Immagini della pagina

But not for panegyric I appear,

I come to wish you all a good New Year!
Old Father Time deputes me here before ye,
Not for to preach, but tell his simple story:
The sage, grave Ancient cough'd, and bade me say,
"You're one year older this important day,"
If wiser too-he hinted some suggestion,

But 'twould be rude, you know, to ask the question;
And with a would-be-roguish leer and wink,

Said "Sutherland, in one word, bid them THINK!"

Ye sprightly youths, quite flush with hope and spirit,
Who think to storm the world by dint of merit,
To you the dotard has a deal to say,

In his sly, dry, sententious proverb way!
He bids you mind, amid your thoughtless rattle,
That the first blow is ever half the battle;

That tho' some by the skirt may try to snatch him,
Yet by the forelock is the hold to catch him;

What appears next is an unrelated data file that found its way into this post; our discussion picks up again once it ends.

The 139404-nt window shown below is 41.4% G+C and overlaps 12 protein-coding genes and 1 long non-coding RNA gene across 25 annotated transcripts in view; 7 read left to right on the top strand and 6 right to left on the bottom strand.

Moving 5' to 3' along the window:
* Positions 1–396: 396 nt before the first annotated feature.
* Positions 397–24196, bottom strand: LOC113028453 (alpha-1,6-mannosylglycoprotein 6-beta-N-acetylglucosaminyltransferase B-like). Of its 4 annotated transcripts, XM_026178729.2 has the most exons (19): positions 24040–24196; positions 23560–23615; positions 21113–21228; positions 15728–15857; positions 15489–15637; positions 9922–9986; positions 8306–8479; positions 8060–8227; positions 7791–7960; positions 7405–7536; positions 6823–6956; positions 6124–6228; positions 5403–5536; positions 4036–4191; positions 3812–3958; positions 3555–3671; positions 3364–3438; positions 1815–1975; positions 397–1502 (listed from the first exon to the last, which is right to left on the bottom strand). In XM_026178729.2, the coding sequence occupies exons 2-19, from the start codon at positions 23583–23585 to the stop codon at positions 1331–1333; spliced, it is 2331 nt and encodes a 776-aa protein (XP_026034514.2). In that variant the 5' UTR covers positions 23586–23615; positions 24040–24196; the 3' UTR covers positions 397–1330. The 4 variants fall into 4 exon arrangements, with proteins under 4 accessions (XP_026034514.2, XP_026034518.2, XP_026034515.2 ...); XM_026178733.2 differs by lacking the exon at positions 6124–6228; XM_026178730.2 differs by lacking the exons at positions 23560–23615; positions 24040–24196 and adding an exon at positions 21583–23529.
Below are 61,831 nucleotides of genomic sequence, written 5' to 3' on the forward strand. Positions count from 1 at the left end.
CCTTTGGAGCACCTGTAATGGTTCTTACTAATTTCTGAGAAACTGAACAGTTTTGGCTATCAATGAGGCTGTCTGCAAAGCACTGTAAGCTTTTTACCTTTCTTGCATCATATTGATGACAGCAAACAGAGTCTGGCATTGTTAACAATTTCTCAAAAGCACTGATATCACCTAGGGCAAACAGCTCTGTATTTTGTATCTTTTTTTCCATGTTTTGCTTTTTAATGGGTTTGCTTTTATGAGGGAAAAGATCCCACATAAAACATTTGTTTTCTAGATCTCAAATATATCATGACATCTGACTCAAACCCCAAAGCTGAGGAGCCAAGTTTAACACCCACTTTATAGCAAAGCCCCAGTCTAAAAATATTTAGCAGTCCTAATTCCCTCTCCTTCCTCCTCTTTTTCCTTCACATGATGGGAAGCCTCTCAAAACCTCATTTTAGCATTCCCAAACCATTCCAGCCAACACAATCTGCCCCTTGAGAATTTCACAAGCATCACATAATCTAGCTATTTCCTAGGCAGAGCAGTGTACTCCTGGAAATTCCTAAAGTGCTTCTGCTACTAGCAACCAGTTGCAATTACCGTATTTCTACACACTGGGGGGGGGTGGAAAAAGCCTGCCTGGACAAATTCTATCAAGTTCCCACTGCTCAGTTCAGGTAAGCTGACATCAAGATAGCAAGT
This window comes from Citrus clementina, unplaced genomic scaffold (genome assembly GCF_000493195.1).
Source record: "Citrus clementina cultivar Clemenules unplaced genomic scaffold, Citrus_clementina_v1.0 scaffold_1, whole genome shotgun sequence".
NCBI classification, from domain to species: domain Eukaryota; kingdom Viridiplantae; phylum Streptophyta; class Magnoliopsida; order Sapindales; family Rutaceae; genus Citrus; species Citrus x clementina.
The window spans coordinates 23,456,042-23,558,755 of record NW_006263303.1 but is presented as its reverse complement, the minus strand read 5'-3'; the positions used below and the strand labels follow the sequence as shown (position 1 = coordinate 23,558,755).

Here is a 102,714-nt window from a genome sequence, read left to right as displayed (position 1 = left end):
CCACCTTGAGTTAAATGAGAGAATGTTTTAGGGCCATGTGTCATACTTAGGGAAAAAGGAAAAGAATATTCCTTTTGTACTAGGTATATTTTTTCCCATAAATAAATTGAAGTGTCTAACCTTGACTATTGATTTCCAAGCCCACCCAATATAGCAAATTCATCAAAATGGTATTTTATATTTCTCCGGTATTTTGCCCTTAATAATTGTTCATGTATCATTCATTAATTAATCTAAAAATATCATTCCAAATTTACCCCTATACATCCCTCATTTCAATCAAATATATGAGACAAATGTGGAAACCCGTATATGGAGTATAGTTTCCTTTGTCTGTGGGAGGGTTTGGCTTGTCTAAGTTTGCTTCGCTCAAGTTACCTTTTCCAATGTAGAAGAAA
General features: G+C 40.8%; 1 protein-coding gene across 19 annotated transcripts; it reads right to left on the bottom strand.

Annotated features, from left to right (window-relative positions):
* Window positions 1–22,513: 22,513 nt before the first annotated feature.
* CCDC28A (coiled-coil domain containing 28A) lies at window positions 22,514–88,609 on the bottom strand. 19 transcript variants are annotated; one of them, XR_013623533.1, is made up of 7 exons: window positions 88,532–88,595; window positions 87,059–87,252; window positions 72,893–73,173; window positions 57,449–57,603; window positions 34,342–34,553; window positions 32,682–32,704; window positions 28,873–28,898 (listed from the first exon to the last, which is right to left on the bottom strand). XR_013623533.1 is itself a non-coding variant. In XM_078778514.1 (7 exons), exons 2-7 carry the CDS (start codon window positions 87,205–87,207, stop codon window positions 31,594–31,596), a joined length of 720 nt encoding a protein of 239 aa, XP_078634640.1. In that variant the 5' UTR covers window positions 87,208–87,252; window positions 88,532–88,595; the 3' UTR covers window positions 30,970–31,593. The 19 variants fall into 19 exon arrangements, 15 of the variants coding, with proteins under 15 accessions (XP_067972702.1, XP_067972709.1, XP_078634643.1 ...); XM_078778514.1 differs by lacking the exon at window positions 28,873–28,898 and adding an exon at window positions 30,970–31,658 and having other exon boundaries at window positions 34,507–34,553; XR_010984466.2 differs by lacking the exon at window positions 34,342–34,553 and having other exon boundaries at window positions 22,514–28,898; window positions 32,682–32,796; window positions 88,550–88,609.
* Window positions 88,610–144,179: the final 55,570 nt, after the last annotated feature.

That whether doing, suffering, or forbearing,
You may do miracles by persevering.

Last, tho' not least in love, ye youthful fair,
Angelic forms, high Heaven's peculiar care!
To you old Bald-pate smoothes his wrinkled brow,
And humbly begs you'll mind the important-Now!
To crown your happiness he asks your leave,
And offers, bliss to give and to receive.

For our sincere, tho' haply weak endeavours, With grateful pride we own your many favours; And howsoe'er our tongues may ill reveal it, Believe our glowing bosoms truly feel it.


Sketch-New Year's Day [1790].1

To Mrs Dunlop.